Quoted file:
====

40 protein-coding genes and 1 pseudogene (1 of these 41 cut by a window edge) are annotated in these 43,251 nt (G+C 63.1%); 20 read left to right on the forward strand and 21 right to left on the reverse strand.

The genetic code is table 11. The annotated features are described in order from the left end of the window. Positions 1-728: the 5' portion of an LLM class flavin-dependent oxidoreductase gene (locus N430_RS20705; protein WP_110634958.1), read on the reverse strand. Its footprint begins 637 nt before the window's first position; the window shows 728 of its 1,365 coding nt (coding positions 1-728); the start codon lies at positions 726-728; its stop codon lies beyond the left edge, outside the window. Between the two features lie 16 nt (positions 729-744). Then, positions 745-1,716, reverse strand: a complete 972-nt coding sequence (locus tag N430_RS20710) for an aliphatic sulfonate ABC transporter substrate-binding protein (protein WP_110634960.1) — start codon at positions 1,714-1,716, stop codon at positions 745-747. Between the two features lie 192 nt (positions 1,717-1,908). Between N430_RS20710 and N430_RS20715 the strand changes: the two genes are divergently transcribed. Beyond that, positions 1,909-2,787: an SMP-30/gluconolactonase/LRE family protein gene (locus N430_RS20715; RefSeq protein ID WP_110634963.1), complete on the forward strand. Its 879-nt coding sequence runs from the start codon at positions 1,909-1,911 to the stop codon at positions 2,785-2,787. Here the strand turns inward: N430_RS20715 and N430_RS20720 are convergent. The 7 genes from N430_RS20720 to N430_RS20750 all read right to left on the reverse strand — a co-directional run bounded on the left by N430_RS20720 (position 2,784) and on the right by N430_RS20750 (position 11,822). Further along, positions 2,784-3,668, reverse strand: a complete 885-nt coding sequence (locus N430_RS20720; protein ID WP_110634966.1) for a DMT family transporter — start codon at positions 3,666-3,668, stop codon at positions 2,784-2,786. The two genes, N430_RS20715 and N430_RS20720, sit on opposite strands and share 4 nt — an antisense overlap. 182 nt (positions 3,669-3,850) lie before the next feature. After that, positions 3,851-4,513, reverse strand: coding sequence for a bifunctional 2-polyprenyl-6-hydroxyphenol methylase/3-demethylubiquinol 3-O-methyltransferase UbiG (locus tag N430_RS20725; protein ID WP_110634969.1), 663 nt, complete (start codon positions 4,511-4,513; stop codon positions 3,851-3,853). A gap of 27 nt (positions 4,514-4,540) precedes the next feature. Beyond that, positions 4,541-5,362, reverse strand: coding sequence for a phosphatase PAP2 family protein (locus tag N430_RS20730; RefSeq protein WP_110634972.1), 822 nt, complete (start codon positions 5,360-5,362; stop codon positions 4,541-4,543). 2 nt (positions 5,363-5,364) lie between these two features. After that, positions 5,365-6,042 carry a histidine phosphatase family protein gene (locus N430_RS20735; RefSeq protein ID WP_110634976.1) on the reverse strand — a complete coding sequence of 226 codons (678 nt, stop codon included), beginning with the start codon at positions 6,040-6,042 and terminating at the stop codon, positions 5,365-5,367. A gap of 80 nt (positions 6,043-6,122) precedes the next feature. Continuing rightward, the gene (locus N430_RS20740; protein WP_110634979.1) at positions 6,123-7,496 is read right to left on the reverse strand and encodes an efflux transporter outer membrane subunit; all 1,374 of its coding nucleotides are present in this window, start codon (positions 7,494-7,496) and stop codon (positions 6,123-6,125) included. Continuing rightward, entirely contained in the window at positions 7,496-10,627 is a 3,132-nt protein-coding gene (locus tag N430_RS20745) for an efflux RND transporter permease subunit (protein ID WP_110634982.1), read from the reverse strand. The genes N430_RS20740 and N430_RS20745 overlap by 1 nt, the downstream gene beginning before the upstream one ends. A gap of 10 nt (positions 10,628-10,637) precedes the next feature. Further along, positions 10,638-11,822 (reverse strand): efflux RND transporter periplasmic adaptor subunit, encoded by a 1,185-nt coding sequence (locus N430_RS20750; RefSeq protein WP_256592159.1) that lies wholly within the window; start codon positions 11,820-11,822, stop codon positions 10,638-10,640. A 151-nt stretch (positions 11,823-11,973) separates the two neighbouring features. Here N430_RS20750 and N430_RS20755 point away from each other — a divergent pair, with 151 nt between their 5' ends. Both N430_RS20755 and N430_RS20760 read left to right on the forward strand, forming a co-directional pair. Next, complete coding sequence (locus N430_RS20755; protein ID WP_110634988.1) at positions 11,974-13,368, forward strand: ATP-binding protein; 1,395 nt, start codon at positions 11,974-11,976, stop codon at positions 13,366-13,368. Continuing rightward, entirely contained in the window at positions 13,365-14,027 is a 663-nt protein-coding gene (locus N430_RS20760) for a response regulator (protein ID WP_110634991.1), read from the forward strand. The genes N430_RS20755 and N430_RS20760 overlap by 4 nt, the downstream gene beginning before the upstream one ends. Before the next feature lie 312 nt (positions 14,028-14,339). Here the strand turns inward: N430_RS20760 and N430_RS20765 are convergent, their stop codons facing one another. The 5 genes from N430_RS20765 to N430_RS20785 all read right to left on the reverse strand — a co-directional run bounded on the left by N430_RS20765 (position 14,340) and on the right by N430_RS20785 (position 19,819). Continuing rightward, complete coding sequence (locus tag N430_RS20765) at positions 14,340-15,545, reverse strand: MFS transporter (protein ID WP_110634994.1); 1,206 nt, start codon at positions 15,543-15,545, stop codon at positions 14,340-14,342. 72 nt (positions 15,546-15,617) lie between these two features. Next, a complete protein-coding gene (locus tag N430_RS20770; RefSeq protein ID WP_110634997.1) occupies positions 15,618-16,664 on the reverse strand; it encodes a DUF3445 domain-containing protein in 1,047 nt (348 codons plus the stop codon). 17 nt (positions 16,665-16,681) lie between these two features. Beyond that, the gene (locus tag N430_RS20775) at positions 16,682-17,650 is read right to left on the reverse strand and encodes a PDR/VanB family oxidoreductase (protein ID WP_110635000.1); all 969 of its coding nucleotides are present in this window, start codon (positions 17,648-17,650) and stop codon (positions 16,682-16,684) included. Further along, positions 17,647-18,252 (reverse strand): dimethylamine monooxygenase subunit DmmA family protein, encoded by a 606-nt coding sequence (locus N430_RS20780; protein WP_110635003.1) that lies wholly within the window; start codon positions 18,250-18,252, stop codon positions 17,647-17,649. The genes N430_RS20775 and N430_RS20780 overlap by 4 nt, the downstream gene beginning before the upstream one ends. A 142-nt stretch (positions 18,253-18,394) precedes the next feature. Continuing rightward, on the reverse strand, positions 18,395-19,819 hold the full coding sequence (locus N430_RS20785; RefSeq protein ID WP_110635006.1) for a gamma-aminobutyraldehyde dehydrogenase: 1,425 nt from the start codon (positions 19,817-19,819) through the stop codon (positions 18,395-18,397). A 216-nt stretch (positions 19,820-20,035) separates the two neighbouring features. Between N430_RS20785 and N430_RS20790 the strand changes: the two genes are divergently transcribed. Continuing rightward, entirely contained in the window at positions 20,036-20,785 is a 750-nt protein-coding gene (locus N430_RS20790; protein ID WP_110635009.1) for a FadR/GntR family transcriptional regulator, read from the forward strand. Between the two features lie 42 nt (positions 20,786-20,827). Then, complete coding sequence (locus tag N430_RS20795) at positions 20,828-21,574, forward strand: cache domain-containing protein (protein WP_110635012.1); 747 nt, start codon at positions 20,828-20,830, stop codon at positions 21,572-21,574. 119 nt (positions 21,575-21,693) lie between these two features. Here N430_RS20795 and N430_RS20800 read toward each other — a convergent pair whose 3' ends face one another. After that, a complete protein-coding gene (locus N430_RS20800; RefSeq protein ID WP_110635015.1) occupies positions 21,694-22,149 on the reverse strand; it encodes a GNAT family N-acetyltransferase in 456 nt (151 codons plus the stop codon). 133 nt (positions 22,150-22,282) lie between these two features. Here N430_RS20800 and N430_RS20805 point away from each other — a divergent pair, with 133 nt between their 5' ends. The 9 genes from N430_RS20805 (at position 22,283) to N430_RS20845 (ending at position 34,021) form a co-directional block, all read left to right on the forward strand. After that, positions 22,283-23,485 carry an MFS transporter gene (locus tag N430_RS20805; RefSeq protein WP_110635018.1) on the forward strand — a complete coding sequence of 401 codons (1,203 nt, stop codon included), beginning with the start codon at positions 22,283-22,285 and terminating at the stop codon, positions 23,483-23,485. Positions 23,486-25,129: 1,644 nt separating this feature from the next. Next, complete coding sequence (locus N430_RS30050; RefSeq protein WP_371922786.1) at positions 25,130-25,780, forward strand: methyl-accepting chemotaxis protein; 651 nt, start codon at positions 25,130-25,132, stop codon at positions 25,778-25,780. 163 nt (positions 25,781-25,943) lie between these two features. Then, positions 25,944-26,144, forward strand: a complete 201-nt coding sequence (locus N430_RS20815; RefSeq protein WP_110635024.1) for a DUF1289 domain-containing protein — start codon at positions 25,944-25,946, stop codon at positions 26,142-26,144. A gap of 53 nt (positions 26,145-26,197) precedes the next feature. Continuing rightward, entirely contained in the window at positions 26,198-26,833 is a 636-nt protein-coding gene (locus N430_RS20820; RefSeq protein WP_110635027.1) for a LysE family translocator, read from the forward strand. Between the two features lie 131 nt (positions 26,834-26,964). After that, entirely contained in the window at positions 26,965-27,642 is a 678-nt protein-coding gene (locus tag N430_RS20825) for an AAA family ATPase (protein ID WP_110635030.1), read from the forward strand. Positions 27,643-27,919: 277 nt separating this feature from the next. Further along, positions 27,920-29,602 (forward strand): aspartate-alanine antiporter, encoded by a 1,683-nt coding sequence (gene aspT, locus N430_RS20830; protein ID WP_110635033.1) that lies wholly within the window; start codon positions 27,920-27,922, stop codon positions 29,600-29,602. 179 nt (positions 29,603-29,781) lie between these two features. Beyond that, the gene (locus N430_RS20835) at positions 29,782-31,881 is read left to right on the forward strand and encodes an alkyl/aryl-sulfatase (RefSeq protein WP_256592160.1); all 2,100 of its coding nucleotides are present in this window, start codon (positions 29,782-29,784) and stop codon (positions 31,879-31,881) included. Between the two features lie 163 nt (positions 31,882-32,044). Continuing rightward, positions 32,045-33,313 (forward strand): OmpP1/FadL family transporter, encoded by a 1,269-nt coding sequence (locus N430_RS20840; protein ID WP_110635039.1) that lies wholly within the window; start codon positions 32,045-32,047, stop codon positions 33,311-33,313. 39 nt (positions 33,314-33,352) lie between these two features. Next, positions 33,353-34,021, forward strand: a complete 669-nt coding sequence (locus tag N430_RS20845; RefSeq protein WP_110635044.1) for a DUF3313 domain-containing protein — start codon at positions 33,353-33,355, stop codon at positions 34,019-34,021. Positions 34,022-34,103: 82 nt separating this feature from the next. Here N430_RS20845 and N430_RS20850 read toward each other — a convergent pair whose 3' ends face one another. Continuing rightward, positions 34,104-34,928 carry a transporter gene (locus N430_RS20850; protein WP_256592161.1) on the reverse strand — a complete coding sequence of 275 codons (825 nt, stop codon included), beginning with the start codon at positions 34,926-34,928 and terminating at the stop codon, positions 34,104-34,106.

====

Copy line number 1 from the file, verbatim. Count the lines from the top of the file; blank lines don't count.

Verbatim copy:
40 protein-coding genes and 1 pseudogene (1 of these 41 cut by a window edge) are annotated in these 43,251 nt (G+C 63.1%); 20 read left to right on the forward strand and 21 right to left on the reverse strand.